Cats’ Cupboard could get as much as $480,000 over the next six years added to their budget if a proposal from Student Governing Association passes through student senate next week.
“It is a pretty big deal to pull it out of bond surplus,” Jansen Penny, student body president and senior in industrial engineering, said during student senate on Thursday. “There are a lot of moving parts here.”
Every year, for up to six years, Cats’ Cupboard would receive $80,000 from surplus in the bond accounts for the Union Renovation and Expansion and Recreation Complex Expansion.
The two bond accounts have approximately $3.34 million available for campus projects. The account is required to have at least $1.5 million due to payment restrictions, and surplus dollars are required to be used on projects that benefit student life.
As for the proposal for the Cats’ Cupboard, the allocation would be subject to review by student senate every three years like an entity that receives funding from the privilege fee. The funding contract could be renewed for an additional three years at the discretion of student senate.
“If in three years, if student leaders see a need for this to be extended … then a concerned senator or student leader can bring it to the senate,” Ali Karamali, vice president and senior in chemical engineering, said. “We want to make sure, at least for three years, they have the opportunity to have part of their budget supplemented.”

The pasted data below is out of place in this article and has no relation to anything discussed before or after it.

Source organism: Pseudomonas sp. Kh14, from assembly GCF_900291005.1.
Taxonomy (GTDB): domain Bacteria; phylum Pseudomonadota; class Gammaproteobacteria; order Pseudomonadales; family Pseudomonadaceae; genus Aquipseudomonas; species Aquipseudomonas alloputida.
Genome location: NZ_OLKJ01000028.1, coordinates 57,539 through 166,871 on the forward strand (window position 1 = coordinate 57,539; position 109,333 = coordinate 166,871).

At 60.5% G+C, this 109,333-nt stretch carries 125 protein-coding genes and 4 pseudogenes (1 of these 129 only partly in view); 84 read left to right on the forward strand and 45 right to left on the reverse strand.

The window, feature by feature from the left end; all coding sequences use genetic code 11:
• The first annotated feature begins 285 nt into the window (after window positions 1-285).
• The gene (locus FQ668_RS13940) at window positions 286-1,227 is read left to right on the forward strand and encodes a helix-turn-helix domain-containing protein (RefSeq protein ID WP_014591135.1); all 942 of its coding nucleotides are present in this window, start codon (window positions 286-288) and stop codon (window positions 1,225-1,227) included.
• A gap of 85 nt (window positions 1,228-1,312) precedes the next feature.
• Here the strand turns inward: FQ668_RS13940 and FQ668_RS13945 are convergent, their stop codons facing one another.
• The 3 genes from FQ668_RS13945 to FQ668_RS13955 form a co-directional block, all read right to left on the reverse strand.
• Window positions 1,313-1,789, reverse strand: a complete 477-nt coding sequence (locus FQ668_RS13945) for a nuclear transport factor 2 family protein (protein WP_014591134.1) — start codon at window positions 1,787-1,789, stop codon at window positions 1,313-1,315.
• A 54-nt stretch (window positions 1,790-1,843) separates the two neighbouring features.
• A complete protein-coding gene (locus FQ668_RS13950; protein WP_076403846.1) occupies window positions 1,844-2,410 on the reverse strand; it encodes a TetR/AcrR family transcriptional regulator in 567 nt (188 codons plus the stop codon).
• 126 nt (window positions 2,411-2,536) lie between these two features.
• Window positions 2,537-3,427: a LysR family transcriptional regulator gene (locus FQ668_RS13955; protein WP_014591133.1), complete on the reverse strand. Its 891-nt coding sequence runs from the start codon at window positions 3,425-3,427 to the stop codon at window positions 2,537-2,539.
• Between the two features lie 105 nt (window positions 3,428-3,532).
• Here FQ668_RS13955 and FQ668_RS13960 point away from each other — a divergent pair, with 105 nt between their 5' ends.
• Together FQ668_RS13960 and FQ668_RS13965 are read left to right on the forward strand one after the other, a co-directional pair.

The additional funds would be used for emerging projects and the operational budget.
SGA introduces plan to fund Cats’ Cupboard with bond funds, opposes ‘costly educational platforms’
Penny said $30,000 will be used for “emerging projects and initiatives” like refueling stations — small locations away from the main location of Cats’ Cupboard where students can pick up food and other essentials — or cooking classes.
Sarah Barrett, founder and supervisor of Cats’ Cupboard, said new initiatives would include making fresh food like fruit, vegetables, ground beef and dairy products available to students.
“We’re thinking about a new partnership that’s expanding through bakery science so students can actually bake. In doing that, we have some … classes that we’re teaching on a regular basis,” Barrett said. “So, not only providing students with the resources that they have, but also understanding the skills … that they can begin to accumulate.”
Barrett said an industrial-sized refrigerator was acquired after the K-State Student Union renovation in 2014. By partnering with Call Hall and the department of animal sciences and industry, she said there are plans to store fresh foods.
The remaining $50,000 will be used for operations every year, and will cover salaries for Sarah Hoyt, operations lead, and Erin Bishop, community outreach advocate.
“We’re a pretty lean organization,” Barrett said. “We’re open around 30 hours a week, which is unheard of in the world of college food pantries.”
The revolution will be voted on Feb. 13.